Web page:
British-Iranian academic released from Iran prison recounts 'suicidal thoughts'

British-Iranian academic released from Iran prison recounts 'suicidal thoughts'
Former Iran detainee Kylie Moore-Gilbert has opened up about her harrowing seven-month ordeal in solitary confinement.
2 min read
09 March, 2021
Kylie Moore-Gilbert was detained on spying charges [Sky News Australia]

A British-Australian academic who was imprisoned in Iran for two years on spying charges has said she contemplated suicide during her time in detention, as she held her first interview since her release last November.

Kylie Moore Gilbert, an Islamic Studies lecturer detained in Iran in 2018 on espionage charges, spoke to Sky News Australia where she recounted her seven-month stint in solitary confinement.

She described the ordeal in detention as "psychological torture" which triggered suicidal thoughts.

Her Iran cell measured 2 metres by 2 metres, with the lights glaring all day and no form of communication with the outside world other than a telephone to speak with prison guards

"You go completely insane. It is so damaging. I felt physical pain," she said.

"At first I couldn't eat anything and I couldn't sleep. My emotional state was so volatile, I was so anxious, my heart beating was always beating heavily, I was basically having a prolonged anxiety attack or panic attack."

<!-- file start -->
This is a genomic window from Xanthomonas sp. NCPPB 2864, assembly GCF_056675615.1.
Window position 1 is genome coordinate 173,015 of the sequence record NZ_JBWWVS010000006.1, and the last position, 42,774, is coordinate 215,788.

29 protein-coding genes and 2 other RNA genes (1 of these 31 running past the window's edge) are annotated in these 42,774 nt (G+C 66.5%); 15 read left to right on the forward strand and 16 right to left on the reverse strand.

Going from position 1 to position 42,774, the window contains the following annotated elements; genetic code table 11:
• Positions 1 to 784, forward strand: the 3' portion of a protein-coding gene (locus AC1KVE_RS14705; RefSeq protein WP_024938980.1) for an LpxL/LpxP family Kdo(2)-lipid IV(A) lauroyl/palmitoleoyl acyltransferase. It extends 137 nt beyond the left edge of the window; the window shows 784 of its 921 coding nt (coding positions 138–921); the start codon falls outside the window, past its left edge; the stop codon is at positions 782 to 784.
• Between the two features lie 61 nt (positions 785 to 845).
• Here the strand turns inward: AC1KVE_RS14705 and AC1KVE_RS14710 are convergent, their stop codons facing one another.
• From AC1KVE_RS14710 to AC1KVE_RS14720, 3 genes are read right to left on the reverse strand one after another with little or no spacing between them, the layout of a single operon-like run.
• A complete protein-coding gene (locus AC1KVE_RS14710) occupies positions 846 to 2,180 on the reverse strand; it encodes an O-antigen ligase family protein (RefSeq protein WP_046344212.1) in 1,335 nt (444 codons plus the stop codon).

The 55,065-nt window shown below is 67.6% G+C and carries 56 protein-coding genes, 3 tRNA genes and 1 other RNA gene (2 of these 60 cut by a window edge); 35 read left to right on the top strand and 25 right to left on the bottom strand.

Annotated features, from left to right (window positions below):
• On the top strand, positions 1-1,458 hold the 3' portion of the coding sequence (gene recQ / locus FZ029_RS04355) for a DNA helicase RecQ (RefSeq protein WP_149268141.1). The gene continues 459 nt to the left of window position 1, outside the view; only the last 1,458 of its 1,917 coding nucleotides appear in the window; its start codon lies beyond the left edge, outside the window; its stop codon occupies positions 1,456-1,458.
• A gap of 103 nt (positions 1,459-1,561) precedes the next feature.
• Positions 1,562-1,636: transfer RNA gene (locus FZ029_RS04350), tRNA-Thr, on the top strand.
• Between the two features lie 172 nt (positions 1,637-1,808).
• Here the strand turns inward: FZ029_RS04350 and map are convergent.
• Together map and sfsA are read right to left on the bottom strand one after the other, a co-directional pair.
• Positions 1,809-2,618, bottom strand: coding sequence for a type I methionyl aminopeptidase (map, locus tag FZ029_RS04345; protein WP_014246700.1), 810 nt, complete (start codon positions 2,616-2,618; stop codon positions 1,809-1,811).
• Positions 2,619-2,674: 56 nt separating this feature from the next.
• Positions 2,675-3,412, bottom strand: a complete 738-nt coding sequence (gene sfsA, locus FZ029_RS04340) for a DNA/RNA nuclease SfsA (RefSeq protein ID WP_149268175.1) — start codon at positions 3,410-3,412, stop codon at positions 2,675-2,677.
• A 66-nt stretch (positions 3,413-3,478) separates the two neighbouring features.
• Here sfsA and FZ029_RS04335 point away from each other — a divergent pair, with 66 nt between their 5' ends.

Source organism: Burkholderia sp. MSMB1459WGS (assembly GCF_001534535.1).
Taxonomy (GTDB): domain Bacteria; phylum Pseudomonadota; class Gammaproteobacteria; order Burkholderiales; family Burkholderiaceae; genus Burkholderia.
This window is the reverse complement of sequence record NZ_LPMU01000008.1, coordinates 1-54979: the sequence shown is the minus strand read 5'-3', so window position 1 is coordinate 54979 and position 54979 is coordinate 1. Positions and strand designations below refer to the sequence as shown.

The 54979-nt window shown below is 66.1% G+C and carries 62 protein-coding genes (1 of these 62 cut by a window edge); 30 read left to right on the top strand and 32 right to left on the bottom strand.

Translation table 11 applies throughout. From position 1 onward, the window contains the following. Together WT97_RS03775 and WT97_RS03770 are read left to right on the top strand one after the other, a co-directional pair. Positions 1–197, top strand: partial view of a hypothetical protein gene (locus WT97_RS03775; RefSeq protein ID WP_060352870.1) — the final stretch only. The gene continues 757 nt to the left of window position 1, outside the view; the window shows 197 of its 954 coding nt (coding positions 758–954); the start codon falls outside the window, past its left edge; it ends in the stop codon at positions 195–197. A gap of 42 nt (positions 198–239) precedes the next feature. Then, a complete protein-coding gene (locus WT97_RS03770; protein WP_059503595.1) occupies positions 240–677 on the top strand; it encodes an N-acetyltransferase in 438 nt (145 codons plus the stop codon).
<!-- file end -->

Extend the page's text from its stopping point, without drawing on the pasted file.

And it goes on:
Moore-Gilbert was handed a 10-year prison sentence in a secret trial after spending nine months in Tehran's notorious Evin prison.

She told Sky News that her anger at the fabricated charges spurred a will to 'fight on'. She staged a series of hunger strikes and even attempted a daring prison escape.

"One day I was just like, You know what? I'm going to do it. I have nothing to lose," Moore-Gilbert said, describing her escape attempt.

"There were spikes on part of the wall, so I just took some socks with me and put them over my hands and then grabbed onto them, hoping they weren't too sharp."

She managed to make her way to the roof, finding herself in a position to descend the prison walls but quickly changed her mind due to her prison clothing and inability to speak the local language.

Read also: Iran accuses Kylie Moore-Gilbert of spying for Israel with help of Bahraini ex-MP

Moore Gilbert returned to Australia late last year following a prisoner swap involving three convicted Iranian terrorists.

The British-Australian academic also said she turned down multiple requests by Iran's paramilitary Revolutionary Guard Corps to work as a spy as a 'secret' precondition for her release.

She said that this was a reason Iran "didn't engage in any meaningful negotiations" with Australia during her time in prison.

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